defied state authorities by sitting in the centre aisle, between whites and blacks,
after police told her she was violating segregation laws by sitting with black
as sure as eggs: Something that is bound to happen; just as chickens are sure to
set my teeth permanently on edge: to annoy someone or make them feel nervous
the way in which Aunt Alexandra tends to annoy Scout
travelled in state: To travel in state is to do so in the position of a person of great
wealth and rank
he had seen the light: In this case to have seen the light means to have become
blind spots: a prejudice or area of ignorance that someone has but is unaware of.
Mr Cunningham's blind spot is his prejudice against Tom Robinson
guests of the county: on public assistance or welfare
into the limelight: in theatre, the limelight is an intense light thrown on stage in
order to highlight an actor, etc. To be in the limelight is to be put in prominent
position before the public
Depicting racism through dialogue
• The novel is set in the 1930s but was written in the late
1950s. The dialogue is marked by frequent use of the word
"nigger". This is a convenient way to indicate to the reader
the racist attitudes of various characters. When she wishes
to refer to African-Americans, Harper Lee uses the term
"coloured". It is not only racist whites who say use the term
"nigger", however - at First Purchase church, Calpurnia
addresses Lula as "nigger".
• Since the novel was published, attitudes have changed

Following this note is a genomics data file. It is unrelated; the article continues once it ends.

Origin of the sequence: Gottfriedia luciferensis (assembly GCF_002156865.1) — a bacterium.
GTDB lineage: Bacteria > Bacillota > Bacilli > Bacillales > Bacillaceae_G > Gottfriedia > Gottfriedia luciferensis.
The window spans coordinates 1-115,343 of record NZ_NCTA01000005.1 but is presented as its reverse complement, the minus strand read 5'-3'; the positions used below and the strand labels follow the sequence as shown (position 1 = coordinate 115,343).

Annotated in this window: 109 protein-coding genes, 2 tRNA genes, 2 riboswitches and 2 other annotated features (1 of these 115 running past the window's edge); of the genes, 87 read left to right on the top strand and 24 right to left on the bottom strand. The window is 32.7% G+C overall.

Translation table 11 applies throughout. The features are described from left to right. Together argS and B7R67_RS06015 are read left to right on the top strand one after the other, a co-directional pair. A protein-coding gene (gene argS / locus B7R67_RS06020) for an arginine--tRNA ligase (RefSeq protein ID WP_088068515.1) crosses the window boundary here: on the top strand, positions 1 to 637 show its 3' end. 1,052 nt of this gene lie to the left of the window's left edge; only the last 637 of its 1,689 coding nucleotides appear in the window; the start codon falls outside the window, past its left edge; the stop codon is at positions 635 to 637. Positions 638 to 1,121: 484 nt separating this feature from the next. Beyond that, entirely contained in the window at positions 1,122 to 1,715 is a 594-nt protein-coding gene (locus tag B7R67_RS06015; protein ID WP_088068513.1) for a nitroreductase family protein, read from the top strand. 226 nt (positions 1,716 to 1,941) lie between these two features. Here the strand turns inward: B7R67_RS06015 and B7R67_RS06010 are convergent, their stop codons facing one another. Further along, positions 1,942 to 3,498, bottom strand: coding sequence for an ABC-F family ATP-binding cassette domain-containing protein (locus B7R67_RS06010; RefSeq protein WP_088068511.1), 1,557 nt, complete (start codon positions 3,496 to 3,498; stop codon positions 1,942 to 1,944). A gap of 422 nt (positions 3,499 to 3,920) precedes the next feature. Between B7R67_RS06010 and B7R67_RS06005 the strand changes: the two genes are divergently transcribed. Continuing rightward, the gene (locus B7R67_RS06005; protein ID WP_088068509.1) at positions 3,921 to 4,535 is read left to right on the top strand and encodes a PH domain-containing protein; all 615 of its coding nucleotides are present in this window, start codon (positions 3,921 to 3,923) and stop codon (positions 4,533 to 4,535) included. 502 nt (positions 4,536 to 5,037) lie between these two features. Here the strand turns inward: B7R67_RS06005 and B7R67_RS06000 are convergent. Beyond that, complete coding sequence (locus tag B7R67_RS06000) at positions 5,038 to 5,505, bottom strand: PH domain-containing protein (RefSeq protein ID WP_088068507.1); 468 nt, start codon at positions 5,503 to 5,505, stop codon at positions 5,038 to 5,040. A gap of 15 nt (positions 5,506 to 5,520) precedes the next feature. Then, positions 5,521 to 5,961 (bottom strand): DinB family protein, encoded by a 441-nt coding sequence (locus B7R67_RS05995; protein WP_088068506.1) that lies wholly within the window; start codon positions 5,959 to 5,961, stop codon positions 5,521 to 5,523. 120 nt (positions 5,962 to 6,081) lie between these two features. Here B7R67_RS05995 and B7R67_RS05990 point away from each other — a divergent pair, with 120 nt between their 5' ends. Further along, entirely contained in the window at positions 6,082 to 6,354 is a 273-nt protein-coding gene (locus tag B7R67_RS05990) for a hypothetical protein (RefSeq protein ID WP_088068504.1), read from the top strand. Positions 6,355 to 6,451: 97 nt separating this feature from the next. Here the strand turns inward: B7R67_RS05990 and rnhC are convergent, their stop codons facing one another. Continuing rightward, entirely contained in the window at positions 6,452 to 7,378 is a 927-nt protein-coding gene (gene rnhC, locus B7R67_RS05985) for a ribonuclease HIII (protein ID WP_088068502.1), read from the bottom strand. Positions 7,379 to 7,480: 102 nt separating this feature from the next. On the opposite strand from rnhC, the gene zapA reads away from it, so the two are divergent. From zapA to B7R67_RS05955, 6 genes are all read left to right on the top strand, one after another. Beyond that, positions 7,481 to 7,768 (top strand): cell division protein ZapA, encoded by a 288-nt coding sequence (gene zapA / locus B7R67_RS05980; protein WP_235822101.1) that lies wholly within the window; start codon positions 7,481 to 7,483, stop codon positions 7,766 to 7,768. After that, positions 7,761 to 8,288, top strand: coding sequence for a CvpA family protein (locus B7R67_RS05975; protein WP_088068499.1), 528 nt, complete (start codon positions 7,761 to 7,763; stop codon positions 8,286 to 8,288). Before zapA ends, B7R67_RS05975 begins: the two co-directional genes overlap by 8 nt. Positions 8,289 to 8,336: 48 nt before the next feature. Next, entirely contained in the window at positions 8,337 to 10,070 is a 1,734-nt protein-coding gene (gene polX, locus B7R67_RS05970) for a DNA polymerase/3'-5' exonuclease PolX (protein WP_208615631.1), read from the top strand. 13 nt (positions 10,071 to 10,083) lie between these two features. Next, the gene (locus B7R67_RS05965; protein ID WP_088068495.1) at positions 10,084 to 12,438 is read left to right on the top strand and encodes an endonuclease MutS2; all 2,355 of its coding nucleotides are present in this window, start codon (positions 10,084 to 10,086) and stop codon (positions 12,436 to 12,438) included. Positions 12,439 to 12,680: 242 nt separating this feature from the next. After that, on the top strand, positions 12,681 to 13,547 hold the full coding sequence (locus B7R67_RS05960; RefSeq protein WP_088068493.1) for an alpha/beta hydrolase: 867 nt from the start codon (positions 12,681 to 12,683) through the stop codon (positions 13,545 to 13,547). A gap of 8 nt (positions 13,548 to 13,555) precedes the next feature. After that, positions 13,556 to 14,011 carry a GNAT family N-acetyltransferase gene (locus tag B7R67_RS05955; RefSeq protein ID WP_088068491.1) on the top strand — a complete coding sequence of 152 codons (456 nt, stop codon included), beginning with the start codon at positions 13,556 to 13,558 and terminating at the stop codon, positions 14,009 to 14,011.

about what is acceptable to speak and write. In the trial of
O.J. Simpson, the word "nigger" was considered too
offensive to repeat in court, and was described as the "Nword".
Southern colloquialisms and
The USA is a vast country, and Harper Lee makes
use of many regional expressions, local to the
southern (former Confederate) states or to
Alabama more specifically, like “cootie”, “haint”,
“scuppernongs” and “whistled bob-white”.
As you read this story, how conscious are you of the
author? What are her purposes, in your view?
Is this story written to entertain, to earn money, to
warn, to frighten, to teach, to amuse, none of
these, all of these?
What do you think is the author's reason for
In the broadest sense, a novel reflects the
viewpoints of the author. The depiction of
African-Americans of the 1930s in To Kill a
Mockingbird, although sensitive to the rank
injustices they experienced, is nevertheless a
view put forth by a Caucasian who could "get
inside of their skin" only vicariously, through
Attitudes behind the text
If you study the text closely, you may have a sense of assumptions the author makes
about the world, or of an outlook on life, which affects the way, she tells the story.
What are these attitudes or assumptions? If you find this question hard to answer, try
this test. With which of the following statements do you agree or disagree?
• dislikes coloured people
• thinks you can learn more out of school than at school
• is critical of women
• prefers trousers to dresses
• thinks children should obey their elders
• supports traditional values
• approves of Hitler
• thinks Maycomb is a wonderful place in which to live
• is really the same person as Scout (apart from the name change)
Arrange these statements in order of probability. The first one should be the one you
think most likely to be true. Give reasons for your view. At the end will be the
statements you think least likely to be true. And in the middle may be some about
which you lack the information to make up your mind.
Agency of African Americans
• Scout (narrator)